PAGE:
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International Scientific Units Quiz

Based on the abbreviation, name the unit or prefix.
Litres are not an SI unit
http://en.wikipedia.org/wiki/International_System_of_Units
Quiz by Quizmaster
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First submittedJanuary 22, 2012
Last updatedOctober 21, 2016
Times taken31,721
Rating4.59
6:00
Enter unit or prefix here:
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 / 49 guessed
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Base Units
m
Metre
kg
Kilogram
s
Second
A
Ampere
K
Kelvin
mol
Mole
cd
Candela
Derived Units
rad
Radian
sr
Steradian
Hz
Hertz
N
Newton
Pa
Pascal
J
Joule
W
Watt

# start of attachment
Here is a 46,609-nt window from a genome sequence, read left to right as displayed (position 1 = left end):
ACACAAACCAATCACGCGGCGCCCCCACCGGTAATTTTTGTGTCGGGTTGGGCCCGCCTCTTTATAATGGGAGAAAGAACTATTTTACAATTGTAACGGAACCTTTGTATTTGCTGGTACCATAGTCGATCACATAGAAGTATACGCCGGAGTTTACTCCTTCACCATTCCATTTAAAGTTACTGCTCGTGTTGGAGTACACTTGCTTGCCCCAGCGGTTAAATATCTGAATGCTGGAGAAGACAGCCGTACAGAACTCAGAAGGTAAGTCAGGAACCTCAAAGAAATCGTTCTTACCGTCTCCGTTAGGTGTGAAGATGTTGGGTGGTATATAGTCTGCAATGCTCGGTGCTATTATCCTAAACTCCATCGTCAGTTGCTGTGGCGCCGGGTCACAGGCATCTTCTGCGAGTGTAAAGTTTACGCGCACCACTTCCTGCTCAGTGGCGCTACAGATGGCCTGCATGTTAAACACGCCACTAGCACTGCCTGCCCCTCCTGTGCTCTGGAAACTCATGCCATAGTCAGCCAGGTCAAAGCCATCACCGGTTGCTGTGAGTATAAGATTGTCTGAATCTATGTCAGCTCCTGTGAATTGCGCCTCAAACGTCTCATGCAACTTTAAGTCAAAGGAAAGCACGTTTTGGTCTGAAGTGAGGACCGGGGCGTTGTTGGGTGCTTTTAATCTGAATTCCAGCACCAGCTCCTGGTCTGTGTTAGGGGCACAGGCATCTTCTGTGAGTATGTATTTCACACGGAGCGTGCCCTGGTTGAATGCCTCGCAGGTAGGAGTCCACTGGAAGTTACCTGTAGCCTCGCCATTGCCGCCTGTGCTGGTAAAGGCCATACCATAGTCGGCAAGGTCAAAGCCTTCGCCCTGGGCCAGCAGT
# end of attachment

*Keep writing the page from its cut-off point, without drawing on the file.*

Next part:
C
Coulomb
V
Volt
F
Farad
Ω
Ohm
Derived Units
S
Siemens
Wb
Weber
T
Tesla
H
Henry
°C
Degree Celsius
lm
Lumen
lx
Lux
Bq
Becquerel
Gy
Gray
Sv
Sievert
kat
Katal
Prefixes
Y
Yotta
Z
Zetta
E
Exa
P
Peta
T
Tera
G
Giga
M
Mega
k
Kilo
h
Hecto
da
Deca
Prefixes
d
Deci
c
Centi
m
Milli
µ
Micro
n
Nano
p
Pico
f
Femto
a
Atto
z
Zepto
y
Yocto
+4
level 84
Aug 4, 2014
I knew Becquerel; I just couldn't spell it.
+1
level 57
Jan 29, 2018
it took me so many tries
+4
level 77
Aug 4, 2014
I have never heard of the katal... which is telling since I'm a physicist. It seems to be a recent unit (added in the SI in 1999) for catalysts in chemistry but I bet very few people know that one.
+3
level 73
Jul 20, 2018
Heck, I'm a postgrad in chemistry with a focus in catalysis, and I've never heard of katal... We use turnover numbers or turnover frequencies to measure catalytic activity. (Also yes I know I'm replying to a 4 year old comment. So what?)
+1
level 59
Aug 22, 2014
I didn't get atto, because I spelled it ato and had no idea what it could be in English. Oh well.
+3
level 47
Aug 22, 2014
nice to see a quiz that the chat is actually intelligent and not someone arguing.
+1
level 76
Aug 22, 2014
Liters are not an SI unit? Then why is one liter of water 1 kg at normal Earth gravity?